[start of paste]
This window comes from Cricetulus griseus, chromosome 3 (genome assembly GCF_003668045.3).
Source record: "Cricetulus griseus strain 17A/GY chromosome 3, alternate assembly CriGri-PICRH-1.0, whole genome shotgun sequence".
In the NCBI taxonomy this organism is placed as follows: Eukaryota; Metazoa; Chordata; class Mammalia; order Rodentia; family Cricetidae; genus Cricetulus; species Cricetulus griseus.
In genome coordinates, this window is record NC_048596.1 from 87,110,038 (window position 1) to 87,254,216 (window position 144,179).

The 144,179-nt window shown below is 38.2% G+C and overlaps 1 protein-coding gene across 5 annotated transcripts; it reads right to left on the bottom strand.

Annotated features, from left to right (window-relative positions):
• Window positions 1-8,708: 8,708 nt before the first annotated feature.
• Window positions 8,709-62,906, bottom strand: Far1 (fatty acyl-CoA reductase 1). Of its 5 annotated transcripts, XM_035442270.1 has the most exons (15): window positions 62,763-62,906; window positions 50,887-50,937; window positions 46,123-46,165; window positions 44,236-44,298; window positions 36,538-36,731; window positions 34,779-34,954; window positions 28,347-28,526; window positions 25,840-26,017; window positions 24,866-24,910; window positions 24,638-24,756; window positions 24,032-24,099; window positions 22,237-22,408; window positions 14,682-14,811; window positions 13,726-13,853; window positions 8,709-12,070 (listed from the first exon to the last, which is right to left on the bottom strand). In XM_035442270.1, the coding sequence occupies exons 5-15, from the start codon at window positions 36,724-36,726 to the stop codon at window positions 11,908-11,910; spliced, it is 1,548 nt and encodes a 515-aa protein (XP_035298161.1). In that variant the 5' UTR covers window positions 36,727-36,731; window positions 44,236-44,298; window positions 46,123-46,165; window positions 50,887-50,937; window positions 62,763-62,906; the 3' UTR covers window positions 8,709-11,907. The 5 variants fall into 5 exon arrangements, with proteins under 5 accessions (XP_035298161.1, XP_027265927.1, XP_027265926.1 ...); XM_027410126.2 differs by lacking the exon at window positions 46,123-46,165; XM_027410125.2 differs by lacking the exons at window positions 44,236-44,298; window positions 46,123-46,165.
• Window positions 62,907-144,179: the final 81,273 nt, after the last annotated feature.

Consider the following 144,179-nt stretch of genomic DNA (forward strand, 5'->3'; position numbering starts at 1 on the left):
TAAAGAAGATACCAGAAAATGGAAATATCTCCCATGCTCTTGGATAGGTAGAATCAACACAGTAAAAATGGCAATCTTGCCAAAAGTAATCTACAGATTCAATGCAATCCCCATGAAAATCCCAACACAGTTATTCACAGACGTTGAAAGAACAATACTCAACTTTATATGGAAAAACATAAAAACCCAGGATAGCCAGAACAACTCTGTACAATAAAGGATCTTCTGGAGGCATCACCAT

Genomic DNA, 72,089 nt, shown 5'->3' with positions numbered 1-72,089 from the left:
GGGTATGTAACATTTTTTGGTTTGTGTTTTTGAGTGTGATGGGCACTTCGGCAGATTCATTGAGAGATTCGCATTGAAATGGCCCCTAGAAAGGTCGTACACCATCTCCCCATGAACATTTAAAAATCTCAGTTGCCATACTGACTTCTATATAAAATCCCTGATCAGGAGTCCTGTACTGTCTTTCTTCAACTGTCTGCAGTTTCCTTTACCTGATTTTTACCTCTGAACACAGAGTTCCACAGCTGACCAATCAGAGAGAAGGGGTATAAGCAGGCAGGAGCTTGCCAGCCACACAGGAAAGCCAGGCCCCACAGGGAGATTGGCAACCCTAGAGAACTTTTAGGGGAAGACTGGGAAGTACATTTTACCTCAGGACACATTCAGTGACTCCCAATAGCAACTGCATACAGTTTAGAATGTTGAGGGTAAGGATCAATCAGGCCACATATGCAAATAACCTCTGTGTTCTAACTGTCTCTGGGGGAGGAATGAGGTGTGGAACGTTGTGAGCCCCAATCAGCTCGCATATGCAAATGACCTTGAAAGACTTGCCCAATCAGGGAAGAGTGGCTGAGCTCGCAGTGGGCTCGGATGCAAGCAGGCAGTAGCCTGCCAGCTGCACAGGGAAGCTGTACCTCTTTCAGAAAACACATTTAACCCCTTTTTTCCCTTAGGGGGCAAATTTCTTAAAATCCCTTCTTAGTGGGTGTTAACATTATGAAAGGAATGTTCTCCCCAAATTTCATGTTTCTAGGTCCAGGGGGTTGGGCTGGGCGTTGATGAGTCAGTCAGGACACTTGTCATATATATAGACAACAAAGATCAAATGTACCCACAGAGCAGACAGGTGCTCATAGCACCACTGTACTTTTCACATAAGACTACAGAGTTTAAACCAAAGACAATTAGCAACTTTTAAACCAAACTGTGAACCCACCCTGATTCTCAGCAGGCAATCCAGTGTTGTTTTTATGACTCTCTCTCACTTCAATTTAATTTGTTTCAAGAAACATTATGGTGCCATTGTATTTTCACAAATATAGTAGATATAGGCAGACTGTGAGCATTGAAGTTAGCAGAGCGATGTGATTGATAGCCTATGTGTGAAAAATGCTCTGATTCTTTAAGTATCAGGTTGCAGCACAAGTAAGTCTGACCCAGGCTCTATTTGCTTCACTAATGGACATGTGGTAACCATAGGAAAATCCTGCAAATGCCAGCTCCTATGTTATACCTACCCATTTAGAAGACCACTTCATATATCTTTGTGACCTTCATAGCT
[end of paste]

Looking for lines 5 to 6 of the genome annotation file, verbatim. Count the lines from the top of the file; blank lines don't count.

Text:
The 144,179-nt window shown below is 38.2% G+C and overlaps 1 protein-coding gene across 5 annotated transcripts; it reads right to left on the bottom strand.

Annotated features, from left to right (window-relative positions):